THE SUPERLAWYERS by Joseph C. Goulden
Kirkus Star


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Superlawyer? Sounds like a comic strip character with a cape who leaps over juries in a single peroration. Not at all. Goulden's Superlawyer is very much a real person, wears a quite modest costume (conservative suit; white shirt), and usually practices his magic out of the public view. Superlawyer's name is Clark Clifford (a.k.a. Superclark) or Tommy Corcoran (a.k.a. the Cork) or Abe Fortas or George Smathers or Lloyd Cutler or John Mitchell (before he left Mudge Rose for Justice) or Richard Nixon (before he became Supertourist). In short, Superlawyer is one of a handful of powerful Washington/New York six-figure corporation attorneys who serves as an ""interface"" between big business interests and the federal government. Goulden, an old muckrake hand (he's previously shoveled in such bogs as ATT's monopoly, the Tonkin Gulf episode, and philanthropic foundations), looks into the behind-the-scenes activities of Superlawyer and finds numerous cases of conflict-of-interest, wire-pulling, Establishment collusion, and influence-peddling. ""Lawyering, or softening? Just what is it that Corcoran and his firm do to command their rank in Washington Law?. . . . The finding: whatever Corcoran does, it isn't lawyering."" Contending that the corporate lawyer's role used to be helping the client comply with the law but is now advising him ""how to make laws, and to make the most of them,"" Goulden shows how the Supedawyers dominate the federal regulatory agencies, are in cahoots with congressmen to gain legislative favors for their clients, and are constantly violating the public interest if not the public law. But Goulden concludes that Nader-led and inspired pro bono lawyers are beginning ""to balance the scales of justice in Washington"" -- ever since Nader's successful tussle with Lloyd Cutler over auto safety standards the blueclip attorneys have been somewhat on the defensive, or at least more cautious than usual. Although this lacks the theoretical depth and sociopolitical sweep of, say, Mills' The Power Elite, it will appeal to the same audience. The Superlawyers is a hell of a fascinating book.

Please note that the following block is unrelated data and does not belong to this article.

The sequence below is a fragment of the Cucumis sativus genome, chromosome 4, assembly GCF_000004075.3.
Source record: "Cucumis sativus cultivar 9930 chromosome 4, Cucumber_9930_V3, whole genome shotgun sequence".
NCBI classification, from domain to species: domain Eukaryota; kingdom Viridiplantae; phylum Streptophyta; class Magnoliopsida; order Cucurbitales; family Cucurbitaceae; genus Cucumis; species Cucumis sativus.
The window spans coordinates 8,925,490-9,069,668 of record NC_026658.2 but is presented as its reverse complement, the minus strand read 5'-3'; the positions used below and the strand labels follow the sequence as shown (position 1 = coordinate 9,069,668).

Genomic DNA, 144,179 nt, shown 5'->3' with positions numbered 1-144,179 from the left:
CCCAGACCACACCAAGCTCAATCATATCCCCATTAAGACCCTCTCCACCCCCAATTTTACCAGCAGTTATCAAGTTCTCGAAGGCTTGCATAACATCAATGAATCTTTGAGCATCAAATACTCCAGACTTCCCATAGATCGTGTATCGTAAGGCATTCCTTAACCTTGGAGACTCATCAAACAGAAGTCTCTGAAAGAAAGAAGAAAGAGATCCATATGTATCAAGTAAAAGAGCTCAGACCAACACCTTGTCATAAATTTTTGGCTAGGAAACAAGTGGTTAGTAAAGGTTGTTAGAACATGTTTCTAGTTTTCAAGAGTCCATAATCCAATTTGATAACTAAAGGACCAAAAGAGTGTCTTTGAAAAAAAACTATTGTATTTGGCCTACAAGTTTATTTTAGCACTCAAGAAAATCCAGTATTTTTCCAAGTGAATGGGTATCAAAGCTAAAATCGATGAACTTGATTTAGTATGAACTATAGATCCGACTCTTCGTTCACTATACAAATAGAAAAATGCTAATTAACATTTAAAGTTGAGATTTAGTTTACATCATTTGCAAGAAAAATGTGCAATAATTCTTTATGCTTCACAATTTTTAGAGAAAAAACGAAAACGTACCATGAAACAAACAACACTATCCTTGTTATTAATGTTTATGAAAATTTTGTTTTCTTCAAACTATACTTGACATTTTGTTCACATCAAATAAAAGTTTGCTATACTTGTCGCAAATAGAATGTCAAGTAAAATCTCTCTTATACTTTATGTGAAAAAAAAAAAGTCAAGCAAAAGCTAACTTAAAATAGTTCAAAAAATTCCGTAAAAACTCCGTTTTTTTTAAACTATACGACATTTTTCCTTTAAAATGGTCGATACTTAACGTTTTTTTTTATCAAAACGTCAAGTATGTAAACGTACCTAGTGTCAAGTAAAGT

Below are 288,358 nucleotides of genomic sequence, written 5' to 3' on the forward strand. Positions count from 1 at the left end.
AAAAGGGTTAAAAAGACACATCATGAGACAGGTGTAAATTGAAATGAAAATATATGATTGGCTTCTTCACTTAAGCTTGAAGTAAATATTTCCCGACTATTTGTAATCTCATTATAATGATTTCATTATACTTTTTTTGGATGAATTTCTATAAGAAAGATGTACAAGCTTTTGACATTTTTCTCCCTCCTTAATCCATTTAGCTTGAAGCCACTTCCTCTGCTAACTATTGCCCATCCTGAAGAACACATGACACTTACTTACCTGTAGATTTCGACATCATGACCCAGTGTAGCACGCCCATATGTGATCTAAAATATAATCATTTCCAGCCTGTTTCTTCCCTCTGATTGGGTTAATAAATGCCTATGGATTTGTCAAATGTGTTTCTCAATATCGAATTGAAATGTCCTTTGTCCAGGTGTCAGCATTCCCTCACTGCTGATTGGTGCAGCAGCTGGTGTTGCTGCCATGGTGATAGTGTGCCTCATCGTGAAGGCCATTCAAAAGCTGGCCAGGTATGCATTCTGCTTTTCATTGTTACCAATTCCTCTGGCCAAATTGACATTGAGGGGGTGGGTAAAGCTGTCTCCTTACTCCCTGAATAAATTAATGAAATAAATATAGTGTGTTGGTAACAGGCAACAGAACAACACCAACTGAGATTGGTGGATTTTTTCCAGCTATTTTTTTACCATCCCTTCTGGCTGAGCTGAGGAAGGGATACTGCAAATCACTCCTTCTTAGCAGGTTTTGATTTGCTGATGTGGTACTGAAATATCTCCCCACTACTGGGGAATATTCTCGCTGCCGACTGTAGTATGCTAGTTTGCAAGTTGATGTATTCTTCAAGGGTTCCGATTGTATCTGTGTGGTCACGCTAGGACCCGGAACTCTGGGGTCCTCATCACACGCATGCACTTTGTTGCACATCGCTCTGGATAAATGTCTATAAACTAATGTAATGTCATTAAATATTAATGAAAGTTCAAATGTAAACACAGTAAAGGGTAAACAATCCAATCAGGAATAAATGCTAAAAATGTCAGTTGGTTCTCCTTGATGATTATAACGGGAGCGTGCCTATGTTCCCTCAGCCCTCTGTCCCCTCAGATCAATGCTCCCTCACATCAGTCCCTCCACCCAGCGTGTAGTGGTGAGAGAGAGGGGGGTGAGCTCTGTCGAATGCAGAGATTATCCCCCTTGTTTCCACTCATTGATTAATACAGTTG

Pub Date: May 12th, 1972
Publisher: Weybright & Talley--dist. by McKay